Charles Hope reviews Giovanni Battista Moroni on view at the Royal Academy of Arts, London, through January 25, 2015.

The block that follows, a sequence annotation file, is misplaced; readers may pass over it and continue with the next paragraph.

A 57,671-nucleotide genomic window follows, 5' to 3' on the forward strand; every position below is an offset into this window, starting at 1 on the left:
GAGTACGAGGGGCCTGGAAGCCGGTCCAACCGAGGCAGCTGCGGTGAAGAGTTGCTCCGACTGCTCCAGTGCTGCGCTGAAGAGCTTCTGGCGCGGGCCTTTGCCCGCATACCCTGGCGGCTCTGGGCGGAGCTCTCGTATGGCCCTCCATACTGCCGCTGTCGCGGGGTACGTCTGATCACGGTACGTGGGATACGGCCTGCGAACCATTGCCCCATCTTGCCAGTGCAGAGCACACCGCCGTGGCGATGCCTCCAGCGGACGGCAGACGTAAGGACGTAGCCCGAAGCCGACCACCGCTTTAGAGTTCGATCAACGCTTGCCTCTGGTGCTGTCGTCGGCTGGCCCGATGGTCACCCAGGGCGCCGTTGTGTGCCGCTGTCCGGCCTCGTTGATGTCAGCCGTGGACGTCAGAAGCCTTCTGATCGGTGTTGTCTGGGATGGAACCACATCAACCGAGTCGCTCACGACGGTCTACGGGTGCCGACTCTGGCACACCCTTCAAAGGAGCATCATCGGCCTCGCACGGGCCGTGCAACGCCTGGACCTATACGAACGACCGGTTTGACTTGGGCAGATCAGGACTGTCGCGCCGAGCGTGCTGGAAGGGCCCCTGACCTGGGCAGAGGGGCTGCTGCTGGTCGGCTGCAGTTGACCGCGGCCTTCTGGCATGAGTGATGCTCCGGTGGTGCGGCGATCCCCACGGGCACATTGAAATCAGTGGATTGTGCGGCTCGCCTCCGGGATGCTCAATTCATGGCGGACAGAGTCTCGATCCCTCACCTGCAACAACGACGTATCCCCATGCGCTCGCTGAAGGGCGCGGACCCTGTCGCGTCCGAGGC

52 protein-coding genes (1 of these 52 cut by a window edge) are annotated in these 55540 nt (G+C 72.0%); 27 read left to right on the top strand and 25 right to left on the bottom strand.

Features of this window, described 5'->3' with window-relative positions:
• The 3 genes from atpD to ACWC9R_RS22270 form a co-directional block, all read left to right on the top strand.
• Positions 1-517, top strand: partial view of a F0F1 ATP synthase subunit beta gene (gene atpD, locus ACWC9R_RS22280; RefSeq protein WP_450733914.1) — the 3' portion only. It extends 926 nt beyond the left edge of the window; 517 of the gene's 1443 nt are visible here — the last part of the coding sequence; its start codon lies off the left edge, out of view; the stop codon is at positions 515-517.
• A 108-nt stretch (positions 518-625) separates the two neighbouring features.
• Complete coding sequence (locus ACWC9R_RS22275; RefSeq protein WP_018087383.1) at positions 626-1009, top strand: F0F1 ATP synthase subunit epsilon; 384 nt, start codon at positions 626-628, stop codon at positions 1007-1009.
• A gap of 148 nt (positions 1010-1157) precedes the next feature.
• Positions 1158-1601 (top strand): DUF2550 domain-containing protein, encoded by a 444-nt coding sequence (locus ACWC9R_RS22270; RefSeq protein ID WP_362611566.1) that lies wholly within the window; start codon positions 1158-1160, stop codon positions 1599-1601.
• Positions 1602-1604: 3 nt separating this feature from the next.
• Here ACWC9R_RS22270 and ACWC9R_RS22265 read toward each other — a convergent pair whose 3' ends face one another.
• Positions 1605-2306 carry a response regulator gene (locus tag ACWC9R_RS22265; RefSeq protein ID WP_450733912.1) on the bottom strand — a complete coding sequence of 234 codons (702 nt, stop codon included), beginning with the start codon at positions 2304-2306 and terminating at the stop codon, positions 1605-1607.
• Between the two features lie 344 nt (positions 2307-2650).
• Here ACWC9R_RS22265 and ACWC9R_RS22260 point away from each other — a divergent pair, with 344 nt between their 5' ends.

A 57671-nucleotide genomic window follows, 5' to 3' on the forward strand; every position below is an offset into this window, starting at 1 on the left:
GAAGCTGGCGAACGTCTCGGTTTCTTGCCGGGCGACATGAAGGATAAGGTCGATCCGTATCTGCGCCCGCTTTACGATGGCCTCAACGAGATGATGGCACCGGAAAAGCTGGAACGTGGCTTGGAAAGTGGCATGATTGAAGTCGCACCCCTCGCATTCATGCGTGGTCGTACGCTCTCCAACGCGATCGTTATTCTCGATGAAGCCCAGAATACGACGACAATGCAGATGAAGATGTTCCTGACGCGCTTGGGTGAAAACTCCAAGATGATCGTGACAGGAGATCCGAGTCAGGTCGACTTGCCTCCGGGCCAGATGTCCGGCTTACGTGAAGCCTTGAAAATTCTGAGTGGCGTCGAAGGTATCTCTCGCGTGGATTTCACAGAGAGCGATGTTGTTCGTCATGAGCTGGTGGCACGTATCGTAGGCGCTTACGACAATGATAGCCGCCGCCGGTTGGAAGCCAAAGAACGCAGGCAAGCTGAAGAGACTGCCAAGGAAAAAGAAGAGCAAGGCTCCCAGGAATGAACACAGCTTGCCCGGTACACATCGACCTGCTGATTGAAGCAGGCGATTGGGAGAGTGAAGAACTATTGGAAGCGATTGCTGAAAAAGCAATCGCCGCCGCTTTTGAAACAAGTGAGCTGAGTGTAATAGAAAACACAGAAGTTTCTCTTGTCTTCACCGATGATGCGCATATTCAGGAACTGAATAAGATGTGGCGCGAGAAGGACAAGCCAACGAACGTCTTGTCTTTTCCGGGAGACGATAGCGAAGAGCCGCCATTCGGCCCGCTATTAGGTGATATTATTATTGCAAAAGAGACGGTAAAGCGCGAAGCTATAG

Hope begins by noting: "The assessment of Giovanni Battista Moroni written in 1648 by Carlo Ridolfi, his first biographer, has never been seriously challenged. Ridolfi says that Moroni, a pupil of Alessandro Moretto of Brescia, had a natural gift for portraiture, and it was through his portraits rather than his religious paintings that his reputation had survived. He adds that portraits do not belong in the first rank of painting, since they do not give the artist full scope to demonstrate his talent, because he is obliged to paint what he sees; but when they are good likenesses and skilfully painted they can only be praised. Ridolfi’s belief that portraiture was inferior to narrative or religious painting was widely shared. Portraiture, in fact, constituted a rather small part of the output of most 16th-century artists, whether in Italy or elsewhere, and the reputation of only a handful of painters was based primarily on their skill as portraitists, the most obvious examples being Holbein and Antonis Mor. In Italy the artist who most conspicuously specialised in portraiture was Moroni." Hope concludes: "Without flattering or patronising his sitters, [Moroni's] portraits provide a picture of Italian society unmatched in the work of any other artist of his time."